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Barack Obama has recently been quoted as saying that the prison Guantanamo Bay needs to be closed; as it is “not necessary to keep America safe”, instead being “a recruitment tool for extremists”. Guantanamo Bay is a notorious detainment and interrogation facility belonging to the United States military located in Cuba. It was established in 2002 under Bush’s reign as president, to hold prisoners determined to be connected with terrorist attacks and what has been referred to as the ‘Global War on Terror’. At his inauguration in 2009, Obama stated that the closure of Guantanamo was one of his top priorities and he hoped to have closed it within a year, yet, four years on, the prison camp still remains as Obama struggles against congress to have it closed. But can this be deemed as a failure on Obama’s part, or a failure of the US government in complying with human rights regulations?
Guantanamo has a reputation for harming and torturing prisoners, after the Bush administration asserted that prisoners of the facility were not entitled to any of the protections of the Geneva Conventions due to the atrocity of the crimes they are accused of being associated with. However, many of the prisoners held at Guantanamo are yet to be charged. A 2005 Amnesty International report compared Guantanamo to the “gulags” of Soviet Russia, and the United Nations have called for the camp to be closed multiple times. The United States do not have the most sterling record for treating prisoners well, if the horrors of Abu Ghraib are anything to go by, one judge observed “America’s idea of what is torture… does not appear to coincide with that of most civilised nations”. In my opinion, I feel like Guantanamo Bay had the best of intentions in protecting the nation, but it is also the epitome of America’s paranoia when it comes to people of different faiths or cultures. Whilst it is true America has suffered the most in acts of terror, Guantanamo Bay seems to be an overly cautious and Obama is right in wanting to close the facility, particularly when he notes that Guantanamo is a place where many people who could perhaps be more susceptible to “extremist” ideas are mixed with suspected terrorists – hardly beneficial to anybody and probably making it more likely to breed terrorism.
Obama’s failure to close the detainment camp has been cited as one of the reasons why some Americans were reluctant to elect him as President for a second term; believing his original promise to be false. However, the BBC state that the reason Obama has thus far failed to shut down Guantanamo was due to Congress blocking his efforts, and Obama has pledged to “renew discussions with lawmakers”. There is also evidence that Obama has attempted to close down the facility, signing an order in 2009 to suspend the proceedings of the camp for 120 and to have it completely shut down within a year – this order was apparently rejected by a judge at Guantanamo. Further to this, whilst wanting to close the camp can be seen as a noble endeavour on Obama’s part, the question remains of where to detain possible terror-attack suspects in a safe place away from potential victims. Obama has stated that he believes the civilian justice system is a perfectly adequate way of dealing with terror suspects, in light of the recent arrest of one of the Boston marathon attackers, but, it is obvious that a person who seeks to create mass terror and kill hundreds of people should be dealt with in a different way to a thief. Therefore, a better regulated facility than Guantanamo seems to be the only valid option.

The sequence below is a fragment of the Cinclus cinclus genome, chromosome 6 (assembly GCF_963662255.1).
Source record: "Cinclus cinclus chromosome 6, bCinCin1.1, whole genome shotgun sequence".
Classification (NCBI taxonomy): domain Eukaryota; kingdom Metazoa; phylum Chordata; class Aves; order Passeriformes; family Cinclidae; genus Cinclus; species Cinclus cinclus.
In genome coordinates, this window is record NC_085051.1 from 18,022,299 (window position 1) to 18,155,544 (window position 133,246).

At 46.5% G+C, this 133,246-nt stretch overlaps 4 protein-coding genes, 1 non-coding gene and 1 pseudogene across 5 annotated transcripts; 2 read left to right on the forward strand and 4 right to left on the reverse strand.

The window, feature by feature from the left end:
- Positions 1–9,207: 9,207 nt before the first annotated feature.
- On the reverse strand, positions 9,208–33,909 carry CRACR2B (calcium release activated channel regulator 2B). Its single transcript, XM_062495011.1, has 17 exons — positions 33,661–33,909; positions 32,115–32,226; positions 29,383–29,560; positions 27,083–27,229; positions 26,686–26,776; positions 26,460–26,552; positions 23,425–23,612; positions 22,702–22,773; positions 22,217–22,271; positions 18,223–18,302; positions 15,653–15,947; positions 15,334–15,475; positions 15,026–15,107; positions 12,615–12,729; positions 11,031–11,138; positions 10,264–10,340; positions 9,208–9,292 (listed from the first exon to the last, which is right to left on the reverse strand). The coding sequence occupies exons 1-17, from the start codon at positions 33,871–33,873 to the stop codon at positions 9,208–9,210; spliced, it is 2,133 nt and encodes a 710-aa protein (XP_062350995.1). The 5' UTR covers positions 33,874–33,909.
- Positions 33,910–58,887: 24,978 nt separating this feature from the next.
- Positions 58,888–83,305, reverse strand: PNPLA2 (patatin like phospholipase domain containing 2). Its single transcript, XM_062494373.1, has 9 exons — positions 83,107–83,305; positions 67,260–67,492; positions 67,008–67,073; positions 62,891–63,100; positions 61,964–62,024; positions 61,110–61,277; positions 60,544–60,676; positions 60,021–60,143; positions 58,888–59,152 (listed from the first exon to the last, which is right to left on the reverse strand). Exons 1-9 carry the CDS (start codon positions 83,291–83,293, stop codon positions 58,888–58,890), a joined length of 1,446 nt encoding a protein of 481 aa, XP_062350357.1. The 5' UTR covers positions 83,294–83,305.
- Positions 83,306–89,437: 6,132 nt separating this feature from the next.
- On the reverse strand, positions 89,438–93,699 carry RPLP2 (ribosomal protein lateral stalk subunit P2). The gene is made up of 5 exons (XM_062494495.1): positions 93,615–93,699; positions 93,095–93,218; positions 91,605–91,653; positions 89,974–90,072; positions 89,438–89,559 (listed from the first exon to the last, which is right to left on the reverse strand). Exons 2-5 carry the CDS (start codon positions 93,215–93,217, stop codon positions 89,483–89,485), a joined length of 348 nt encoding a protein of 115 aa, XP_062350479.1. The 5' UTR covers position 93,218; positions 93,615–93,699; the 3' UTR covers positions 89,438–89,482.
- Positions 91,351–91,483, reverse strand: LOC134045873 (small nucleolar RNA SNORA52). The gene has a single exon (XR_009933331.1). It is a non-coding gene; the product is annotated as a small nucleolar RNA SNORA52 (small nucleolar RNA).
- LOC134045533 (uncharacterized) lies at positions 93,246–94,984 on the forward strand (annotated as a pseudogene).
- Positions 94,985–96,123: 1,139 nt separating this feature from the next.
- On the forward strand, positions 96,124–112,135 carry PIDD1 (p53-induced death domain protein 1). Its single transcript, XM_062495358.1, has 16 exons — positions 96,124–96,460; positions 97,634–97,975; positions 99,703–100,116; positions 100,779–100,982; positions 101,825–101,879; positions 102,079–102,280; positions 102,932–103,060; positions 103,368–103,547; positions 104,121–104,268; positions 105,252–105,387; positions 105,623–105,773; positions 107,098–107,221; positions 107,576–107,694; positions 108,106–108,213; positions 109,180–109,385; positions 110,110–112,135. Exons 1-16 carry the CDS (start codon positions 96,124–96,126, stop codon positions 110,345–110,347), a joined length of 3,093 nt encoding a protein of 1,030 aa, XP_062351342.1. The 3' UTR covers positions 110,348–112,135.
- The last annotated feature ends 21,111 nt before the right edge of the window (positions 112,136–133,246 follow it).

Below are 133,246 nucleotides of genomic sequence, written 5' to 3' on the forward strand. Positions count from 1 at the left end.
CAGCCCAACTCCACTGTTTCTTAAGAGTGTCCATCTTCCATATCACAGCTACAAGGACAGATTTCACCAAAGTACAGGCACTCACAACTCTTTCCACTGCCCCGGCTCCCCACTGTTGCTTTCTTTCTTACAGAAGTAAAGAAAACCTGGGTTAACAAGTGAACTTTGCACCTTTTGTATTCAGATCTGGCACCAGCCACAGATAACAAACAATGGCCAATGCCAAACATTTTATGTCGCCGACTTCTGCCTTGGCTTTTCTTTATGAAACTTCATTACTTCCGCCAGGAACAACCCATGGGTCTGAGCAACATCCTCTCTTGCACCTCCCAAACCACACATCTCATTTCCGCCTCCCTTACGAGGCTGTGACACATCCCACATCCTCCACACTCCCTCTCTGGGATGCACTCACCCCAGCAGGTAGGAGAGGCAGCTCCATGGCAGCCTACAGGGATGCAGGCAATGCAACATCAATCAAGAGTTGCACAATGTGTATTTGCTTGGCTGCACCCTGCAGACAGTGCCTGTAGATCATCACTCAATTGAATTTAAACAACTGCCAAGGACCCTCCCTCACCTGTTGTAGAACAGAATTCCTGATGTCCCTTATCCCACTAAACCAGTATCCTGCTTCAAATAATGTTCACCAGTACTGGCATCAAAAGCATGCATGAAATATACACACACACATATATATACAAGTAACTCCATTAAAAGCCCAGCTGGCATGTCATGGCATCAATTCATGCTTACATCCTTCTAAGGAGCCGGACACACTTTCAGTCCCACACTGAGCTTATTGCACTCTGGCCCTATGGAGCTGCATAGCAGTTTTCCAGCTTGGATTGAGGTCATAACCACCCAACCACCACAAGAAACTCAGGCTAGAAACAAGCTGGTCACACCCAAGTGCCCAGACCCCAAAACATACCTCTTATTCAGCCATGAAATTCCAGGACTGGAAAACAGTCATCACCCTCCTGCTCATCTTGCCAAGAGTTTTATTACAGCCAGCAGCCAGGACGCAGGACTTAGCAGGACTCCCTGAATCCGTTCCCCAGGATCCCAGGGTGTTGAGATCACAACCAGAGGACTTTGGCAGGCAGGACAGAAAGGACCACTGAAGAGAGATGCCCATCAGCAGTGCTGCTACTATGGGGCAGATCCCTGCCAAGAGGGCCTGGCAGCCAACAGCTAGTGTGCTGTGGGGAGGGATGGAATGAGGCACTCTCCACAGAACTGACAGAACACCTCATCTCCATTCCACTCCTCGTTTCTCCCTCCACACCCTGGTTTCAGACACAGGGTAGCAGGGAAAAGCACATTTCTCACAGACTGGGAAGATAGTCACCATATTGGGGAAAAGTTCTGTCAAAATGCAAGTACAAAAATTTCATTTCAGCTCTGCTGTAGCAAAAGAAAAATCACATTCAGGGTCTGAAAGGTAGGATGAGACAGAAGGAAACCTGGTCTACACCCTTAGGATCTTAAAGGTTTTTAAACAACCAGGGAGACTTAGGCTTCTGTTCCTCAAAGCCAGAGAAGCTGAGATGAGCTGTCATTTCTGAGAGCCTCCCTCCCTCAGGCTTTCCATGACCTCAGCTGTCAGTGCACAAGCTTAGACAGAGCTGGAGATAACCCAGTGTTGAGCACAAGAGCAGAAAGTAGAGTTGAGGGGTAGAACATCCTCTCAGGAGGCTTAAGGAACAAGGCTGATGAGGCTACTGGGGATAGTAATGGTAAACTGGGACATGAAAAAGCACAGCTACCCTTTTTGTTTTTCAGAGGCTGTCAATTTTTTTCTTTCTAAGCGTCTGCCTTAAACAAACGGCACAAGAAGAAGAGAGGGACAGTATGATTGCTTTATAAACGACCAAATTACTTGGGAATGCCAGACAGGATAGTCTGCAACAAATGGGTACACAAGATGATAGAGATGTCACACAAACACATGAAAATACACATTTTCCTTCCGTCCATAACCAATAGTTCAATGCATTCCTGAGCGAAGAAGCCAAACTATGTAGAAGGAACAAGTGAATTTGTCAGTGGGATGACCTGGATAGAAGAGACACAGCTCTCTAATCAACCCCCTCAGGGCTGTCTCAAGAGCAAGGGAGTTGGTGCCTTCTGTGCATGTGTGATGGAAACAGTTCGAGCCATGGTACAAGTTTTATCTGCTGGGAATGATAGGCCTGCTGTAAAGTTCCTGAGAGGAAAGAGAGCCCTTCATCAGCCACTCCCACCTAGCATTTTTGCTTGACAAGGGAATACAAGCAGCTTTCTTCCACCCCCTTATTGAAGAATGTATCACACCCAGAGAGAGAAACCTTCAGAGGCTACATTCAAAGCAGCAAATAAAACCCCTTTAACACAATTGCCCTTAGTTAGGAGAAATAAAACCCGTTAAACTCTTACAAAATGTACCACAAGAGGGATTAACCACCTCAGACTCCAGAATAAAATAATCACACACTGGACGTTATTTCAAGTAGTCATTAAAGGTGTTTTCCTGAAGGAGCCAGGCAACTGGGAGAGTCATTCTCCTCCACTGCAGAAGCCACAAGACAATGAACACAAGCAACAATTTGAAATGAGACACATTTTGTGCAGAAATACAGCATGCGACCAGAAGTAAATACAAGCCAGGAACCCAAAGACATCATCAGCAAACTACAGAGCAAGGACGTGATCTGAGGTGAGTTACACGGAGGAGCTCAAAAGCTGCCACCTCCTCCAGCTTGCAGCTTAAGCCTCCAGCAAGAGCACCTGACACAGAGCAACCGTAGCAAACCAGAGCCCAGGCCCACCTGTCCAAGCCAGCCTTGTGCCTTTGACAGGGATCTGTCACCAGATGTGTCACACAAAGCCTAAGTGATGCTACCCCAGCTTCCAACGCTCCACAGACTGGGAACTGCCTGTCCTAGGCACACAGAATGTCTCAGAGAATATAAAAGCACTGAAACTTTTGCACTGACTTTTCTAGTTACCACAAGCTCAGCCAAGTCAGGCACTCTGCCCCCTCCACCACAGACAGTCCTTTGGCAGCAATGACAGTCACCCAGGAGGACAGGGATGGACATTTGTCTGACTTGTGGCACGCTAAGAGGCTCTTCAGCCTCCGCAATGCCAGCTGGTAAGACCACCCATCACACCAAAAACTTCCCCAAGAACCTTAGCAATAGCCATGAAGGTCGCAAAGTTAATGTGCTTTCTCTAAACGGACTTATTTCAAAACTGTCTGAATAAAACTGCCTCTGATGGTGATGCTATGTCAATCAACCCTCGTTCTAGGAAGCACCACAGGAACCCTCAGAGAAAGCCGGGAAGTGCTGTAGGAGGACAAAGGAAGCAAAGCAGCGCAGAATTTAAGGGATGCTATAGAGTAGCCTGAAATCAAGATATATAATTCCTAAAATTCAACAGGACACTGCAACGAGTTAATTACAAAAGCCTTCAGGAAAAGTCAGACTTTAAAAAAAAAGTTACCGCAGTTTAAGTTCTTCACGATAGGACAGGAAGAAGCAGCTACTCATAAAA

Omar Deghayes, one former detainee of Guantanamo, was recently interviewed about his experiences within the camp, and commented about the hunger strikes which have prompted Obama’s determination to close the facility permanently. Rupert Colville, United Nations spokesman on human rights, has stated that “if it’s clearly against the will of the people who are being forcibly fed, then in a view of the World Medical Association and indeed our view, this would amount to cruel, inhumane and degrading treatment which is not permissible under international law”. However, Obama has seemingly supported the practice of force-feeding protesting prisoners, stating that he does not want the prisoners to die and therefore the situation must be managed “as best we can”. The strikes allegedly began in reaction to mishandling of the Qur’an during searches of prisoner’s cells, although Guantanamo officials deny this; and now over 100 people of the 166 held at the facility are on hunger strikes. According to a source, 21 prisoners are currently being force-fed with a tube through their noses.
At the end of the day, Guantanamo could be an effective way of holding prisoners if the US government regulated the treatment of prisoners and ensured that they only held captive people who were appropriately charged. One of the main qualms with Guantanamo is that men are being kept as suspects and yet never told what they are being imprisoned for. Further to this point, Obama should be actively focusing on releasing prisoners who are no real threat and have not been charged with anything, to avoid resentment and take away the desire to want to strike back at the US for unfair treatment. For example, the BBC reports that “nearly 100 of the detainees have reportedly been cleared for release but remain at the facility because of restrictions imposed by Congress”, and thus are forced to stay at Guantanamo. The failure to close Guantanamo Bay cannot be seen as a direct failing of Obama, but of the ridiculous reluctance of his government and squabbles between different political interests within his Congress.